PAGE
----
Former Noxzema plant gets a face lift as new apartments
I’ve been waiting for something to change at the Fox Industries building, the industrial plant built into the east side of the Jones Falls Valley in the Hampden-Remington-Stone Hill section of North Baltimore.
News arrived recently that this 90-year-old building would be converted to apartments — following a decade-long trend that has seen the neighborhoods’ old work places transformed into residences.
Dominic Wicker, development director for The Time Group, the Baltimore firm that purchased the building, forecasts an “exciting project” that will retain some its features.
“There are ceiling heights in excess of 14 feet, and we are looking to preserve the polished concrete look of the floors,” Wicker said. “The windows will be a combination of glass block and hopper windows that open out.”
The building has been used primarily by Fox Industries, a concrete additives firm, but nearly a third of it was rented by local artisans. As it’s refurbished, space will be retained for artist-workers when it reopens in 2018.
“There’ll be more or less 10,000 [square] feet of rentable studio artisan space in the building,” Wicker said.
While it’s been known as Fox Industries for decades, I always think of this building as the old Noxzema plant.
It was here the skin cream was manufactured from 1926 to 1966. After that, the company that evolved into the Noxell Corp. moved to Hunt Valley.
Noxzema, which has the scent of oil of eucalyptus, is tied to the patent of George A. Bunting, the class of 1899 valedictorian at the University of Maryland College of Pharmacy.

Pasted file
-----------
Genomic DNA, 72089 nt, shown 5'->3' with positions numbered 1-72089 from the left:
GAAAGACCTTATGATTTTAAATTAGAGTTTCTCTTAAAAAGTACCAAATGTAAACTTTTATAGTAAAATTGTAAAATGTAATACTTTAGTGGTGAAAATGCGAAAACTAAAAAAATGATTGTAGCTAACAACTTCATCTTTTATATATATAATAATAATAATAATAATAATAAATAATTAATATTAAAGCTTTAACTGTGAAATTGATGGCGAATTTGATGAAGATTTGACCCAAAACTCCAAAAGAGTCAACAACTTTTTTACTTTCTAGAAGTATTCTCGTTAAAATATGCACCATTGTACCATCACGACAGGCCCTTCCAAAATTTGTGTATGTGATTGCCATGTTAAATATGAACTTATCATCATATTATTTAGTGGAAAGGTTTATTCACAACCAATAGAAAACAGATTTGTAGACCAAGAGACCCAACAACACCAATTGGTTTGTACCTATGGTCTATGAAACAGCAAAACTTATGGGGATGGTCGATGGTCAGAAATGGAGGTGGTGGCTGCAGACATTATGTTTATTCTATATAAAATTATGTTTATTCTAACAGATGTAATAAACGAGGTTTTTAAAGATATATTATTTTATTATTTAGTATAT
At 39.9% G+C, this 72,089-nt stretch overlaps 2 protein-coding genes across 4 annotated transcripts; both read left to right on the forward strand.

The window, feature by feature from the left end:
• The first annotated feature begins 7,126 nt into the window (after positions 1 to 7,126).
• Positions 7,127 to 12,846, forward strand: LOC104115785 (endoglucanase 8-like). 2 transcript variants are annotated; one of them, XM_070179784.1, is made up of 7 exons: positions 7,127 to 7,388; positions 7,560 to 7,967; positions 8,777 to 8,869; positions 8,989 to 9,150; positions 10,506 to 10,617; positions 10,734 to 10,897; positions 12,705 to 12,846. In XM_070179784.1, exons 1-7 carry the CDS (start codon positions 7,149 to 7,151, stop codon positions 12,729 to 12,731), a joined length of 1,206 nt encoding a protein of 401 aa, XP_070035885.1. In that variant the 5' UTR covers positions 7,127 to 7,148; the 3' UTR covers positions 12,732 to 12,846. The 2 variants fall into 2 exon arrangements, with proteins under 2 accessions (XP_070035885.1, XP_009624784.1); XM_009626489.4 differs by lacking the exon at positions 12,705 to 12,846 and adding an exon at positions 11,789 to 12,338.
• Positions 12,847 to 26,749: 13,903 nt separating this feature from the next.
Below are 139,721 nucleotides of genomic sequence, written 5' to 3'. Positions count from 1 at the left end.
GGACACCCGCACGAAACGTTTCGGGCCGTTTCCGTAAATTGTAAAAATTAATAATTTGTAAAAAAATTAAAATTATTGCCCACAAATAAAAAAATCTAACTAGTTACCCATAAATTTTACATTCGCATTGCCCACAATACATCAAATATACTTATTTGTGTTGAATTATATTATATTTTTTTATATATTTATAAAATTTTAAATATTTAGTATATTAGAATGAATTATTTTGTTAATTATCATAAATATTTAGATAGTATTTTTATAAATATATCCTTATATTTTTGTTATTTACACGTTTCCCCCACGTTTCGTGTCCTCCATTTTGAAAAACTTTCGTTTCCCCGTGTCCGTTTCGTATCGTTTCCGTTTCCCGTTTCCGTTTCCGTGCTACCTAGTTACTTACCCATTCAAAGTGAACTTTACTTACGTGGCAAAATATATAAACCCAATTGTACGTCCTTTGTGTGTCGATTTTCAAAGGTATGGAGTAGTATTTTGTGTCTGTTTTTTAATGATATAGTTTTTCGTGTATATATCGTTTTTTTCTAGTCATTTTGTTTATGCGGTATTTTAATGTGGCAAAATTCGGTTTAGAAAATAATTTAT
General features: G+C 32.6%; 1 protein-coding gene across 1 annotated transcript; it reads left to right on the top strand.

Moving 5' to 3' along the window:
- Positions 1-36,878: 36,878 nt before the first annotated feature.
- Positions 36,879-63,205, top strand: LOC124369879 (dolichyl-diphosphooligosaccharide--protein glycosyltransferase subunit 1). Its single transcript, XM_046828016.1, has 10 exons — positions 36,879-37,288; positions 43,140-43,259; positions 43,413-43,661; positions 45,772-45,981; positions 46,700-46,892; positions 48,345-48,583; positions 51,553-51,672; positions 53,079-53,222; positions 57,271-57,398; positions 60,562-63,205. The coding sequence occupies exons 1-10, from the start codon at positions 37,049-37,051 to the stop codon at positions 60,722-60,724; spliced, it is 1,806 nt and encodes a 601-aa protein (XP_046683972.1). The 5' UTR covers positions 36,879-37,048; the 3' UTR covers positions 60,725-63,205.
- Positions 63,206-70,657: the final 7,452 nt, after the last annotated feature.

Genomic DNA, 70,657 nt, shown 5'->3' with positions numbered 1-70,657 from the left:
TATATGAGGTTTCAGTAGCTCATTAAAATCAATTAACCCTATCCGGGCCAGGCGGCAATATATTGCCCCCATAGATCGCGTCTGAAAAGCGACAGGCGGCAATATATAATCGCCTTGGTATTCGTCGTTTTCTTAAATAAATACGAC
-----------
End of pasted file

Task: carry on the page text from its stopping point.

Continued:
He had a drug store on North Avenue, just west of Charles Street, and by Baltimore custom was addressed by the courtesy title “doctor.”
According to his obituary in 1960 in The Sun, Dr. Bunting was experimenting with vanishing creams when he came up with the famous compound. The story goes that a customer named the cream, proclaiming: “It sure knocks eczema.”
By 1925, sales of the product topped $100,000. It was then being made in a rowhouse at 102 E. Lafayette Ave., and the Noxzema workers were literally knocking into each other in the crowded location.
Dr. Bunting found a triangular lot in the Jones Falls Valley in 1926 where he built a new home for Noxzema. Partially on Roland Avenue, Falls Road, 33rd Street and Falls Cliff Road, his concrete-walled plant never tried to be beautiful. It was just practical.
It joined other industrial neighbors, including the Stieff silver plant and the Mount Vernon mills, where workers made canvas products from cotton shipped in by the Pennsylvania Railroad, now the Central Light Rail Line.
By 1931, as the country was suffering economic woes, Noxzema Corp. took out an optimistic advertisement in The Sun with the headline: “There’s no Depression for Noxzema.”
The ad was tied to an expansion of the original plant. “With the new, modern annex just completed, the Noxzema factory is now working full blast supplying more Noxzema Cream than ever before.”
The ad contained an “inquiring reporter” section with testimonials from Baltimore users. Winifred Cassard, of Suffolk Road in Guilford, stated she used the cream for blemishes. Charles Rein, of Baker Street in Coppin Heights, said it soothed a shaving rash. Catherine Holmes of North Avenue in Oliver called the cream “refreshing.”
In my own family, the stuff was popular. My grandfather, Edward Jacques Monaghan, went to the Falls Cliff Road loading dock and bought an enormous blue glass tub of the stuff — Noxzema was sold in blue-glass jars, like its fellow Baltimore product, Bromo-Seltzer.
Pop Monaghan purchased the jumbo size that was normally used in barber shops. His Noxzema stash was so large he kept it on the floor under a dresser. As a child, I was amazed at the number of people who helped themselves to his supply.
He smoked cigars and chewed tobacco too — but the quarters he held were forever scented by the oil of eucalyptus.